1. Which player in this range should the Pistons especially covet?
Patrick Hayes: Trey Burke. He’s a top three or four player in this draft and, somehow, still a strong possibility to fall into Detroit’s range. Even better, he fills a need for the Pistons. Having Burke makes it less imperative that they re-sign Jose Calderon, which would allow them to focus their attention elsewhere in free agency and on the trade market.
Brady Fredericksen: There’s a couple, but on top of the list is Otto Porter and Ben McLemore. I know, both have the chance to be top-two selections, but with Washington apparently targeting UNLV’s Anthony Bennett at No. 3 and McLemore’s stock falling, there’s a distinct chance one falls to the Pistons at No. 8.
Dan Feldman: Trey Burke. He’s a pick-and-roll master, using his excellent ball-handling, court vision and jumper to eat up opposing defenses. He still has plenty of concerns – height, athleticism, defense – but he’d be a steal a couple picks before the Pistons are due up. At No. 8, he’s amazing value.
2. Which player in this range should the Pistons especially avoid?
Patrick Hayes: Cody Zeller. I’m not opposed to the Pistons taking a big despite the fact that the frontcourt appears to be the biggest position of strength on the roster. But I’m not sold on Zeller despite glowing reports of strong workouts. If the Pistons are going to add another young big to their frontcourt rotation, I’d hope for one with more defensive potential than Zeller appears to have.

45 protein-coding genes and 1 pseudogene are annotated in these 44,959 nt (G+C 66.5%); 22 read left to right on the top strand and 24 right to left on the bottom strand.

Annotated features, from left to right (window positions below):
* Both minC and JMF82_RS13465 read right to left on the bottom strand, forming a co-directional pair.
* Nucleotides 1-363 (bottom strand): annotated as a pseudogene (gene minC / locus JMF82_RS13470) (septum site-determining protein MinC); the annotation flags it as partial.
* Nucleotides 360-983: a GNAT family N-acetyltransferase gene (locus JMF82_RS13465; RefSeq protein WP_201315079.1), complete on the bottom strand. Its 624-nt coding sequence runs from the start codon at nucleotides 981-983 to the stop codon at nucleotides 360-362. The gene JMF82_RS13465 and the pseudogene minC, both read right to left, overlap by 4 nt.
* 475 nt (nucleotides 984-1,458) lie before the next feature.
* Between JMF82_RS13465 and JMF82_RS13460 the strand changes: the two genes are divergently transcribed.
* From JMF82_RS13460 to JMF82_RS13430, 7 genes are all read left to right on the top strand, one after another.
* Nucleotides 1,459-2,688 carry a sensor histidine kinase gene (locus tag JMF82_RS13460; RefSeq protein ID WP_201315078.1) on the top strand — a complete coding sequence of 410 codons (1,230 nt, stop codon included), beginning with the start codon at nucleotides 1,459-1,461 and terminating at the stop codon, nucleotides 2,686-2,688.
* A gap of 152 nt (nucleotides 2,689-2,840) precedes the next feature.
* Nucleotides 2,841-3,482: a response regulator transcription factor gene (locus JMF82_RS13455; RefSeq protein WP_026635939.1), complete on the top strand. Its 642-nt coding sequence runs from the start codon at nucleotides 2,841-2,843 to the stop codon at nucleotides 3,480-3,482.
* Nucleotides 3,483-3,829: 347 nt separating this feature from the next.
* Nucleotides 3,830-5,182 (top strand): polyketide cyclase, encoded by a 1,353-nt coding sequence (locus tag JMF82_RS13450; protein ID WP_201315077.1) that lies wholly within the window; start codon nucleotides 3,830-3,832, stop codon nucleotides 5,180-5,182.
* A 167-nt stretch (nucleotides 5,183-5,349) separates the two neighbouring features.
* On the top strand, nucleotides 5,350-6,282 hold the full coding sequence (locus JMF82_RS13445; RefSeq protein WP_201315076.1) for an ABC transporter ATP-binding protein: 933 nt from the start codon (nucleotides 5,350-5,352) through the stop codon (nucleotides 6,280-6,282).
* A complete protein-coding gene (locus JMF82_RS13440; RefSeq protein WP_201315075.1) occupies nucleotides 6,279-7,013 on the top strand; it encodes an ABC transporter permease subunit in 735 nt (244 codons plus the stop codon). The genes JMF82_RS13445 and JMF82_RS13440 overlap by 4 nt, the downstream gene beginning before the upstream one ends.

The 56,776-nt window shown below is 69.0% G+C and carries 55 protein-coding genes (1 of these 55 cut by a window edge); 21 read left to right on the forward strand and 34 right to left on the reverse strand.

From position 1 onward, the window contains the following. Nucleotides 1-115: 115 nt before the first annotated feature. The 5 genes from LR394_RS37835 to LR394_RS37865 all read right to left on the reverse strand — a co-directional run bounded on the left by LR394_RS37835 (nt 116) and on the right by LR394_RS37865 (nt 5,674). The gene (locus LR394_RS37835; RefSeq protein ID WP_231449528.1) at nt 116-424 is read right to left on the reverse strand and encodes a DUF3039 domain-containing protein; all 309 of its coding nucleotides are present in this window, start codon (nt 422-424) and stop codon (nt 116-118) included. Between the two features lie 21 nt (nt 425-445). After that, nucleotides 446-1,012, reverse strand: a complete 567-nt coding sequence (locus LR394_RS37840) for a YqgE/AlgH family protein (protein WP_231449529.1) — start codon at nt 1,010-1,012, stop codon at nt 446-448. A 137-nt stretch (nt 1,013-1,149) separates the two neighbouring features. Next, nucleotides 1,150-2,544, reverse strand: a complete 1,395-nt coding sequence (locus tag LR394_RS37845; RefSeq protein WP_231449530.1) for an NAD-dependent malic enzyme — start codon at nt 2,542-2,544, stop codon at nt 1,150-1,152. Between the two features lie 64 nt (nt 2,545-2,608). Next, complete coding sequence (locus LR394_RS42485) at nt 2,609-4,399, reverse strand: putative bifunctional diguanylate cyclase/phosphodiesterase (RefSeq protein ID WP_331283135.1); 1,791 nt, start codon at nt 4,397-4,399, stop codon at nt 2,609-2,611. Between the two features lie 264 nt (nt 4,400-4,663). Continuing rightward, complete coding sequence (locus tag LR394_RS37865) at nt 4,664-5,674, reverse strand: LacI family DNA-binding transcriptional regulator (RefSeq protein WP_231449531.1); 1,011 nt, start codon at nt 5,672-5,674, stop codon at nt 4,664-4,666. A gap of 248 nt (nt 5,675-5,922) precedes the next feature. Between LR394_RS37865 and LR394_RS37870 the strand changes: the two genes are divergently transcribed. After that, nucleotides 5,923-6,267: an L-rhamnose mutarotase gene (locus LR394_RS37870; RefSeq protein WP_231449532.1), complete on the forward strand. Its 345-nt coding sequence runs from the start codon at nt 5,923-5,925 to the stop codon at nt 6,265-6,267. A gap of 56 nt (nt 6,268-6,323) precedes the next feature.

Brady Fredericksen: Shabazz Muhammad. The chance he ends up being drafted by the Pistons is still quite possible, but the former No. 1 high school recruit has soured so many people over the last year. He doesn’t seem like a bad kid, really. He just fills a need, but in what capacity is he filling it? Is he going to defend or just go to his left and pull up for jumpers? It just seems like it’d be the team picking for need and not for BPA, which they should do.
Dan Feldman: Mason Plumlee. After my top choices are gone, there’s a wide range of flawed players with similar value: Shabazz Muhammad, Kentavious Caldwell-Pope, Cody Zeller, etc. I wouldn’t ding the Pistons for selecting any one of them if all my higher-tiered options are off the board. But don’t reach for Plumlee, who exceled at Duke mostly in large part because he was older than everyone else. That won’t help him in the NBA.
3. Which player is most likely to be chosen by the Pistons in this range?
Patrick Hayes: Shabazz Muhammad. I don’t love the pick, but I don’t hate it either. Muhammad is the scoring wing the Pistons need and there’s a chance that his so-so college production was a result of being part of a dysfunctional program rather than a red flag that he’s overrated. Taking a player who didn’t impress in one year of college despite extremely high expectations last year seemed to work out OK for the Pistons.
Brady Fredericksen: C.J. McCollum. That wouldn’t be a bad pick at all, either. McCollum isn’t talked up as much as other prospects, in part, because of his season-ending injury this year. Don’t forget, he absolutely schooled Austin Rivers and Seth Curry in Lehigh’s NCAA Tournament upset over Duke two years ago. He’s got a reliable jumper and unlimited confidence, which is always a good trait to have as a scoring guard in this league.
Dan Feldman: Michael Carter-Williams. I’m somewhat hedging my bets, but Carter-Williams has a good chance to be there at No. 8 and could be the pick whether or not Burke is still on the board. I’m not sure many other players fit both qualifications. If the Pistons still see Brandon Knight as key to their future, Carter-Williams complements Knight well. Carter-Williams, in theory, brings the size and playmaking Knight lacks, and Knight has the shooting Carter-Williams lacks.
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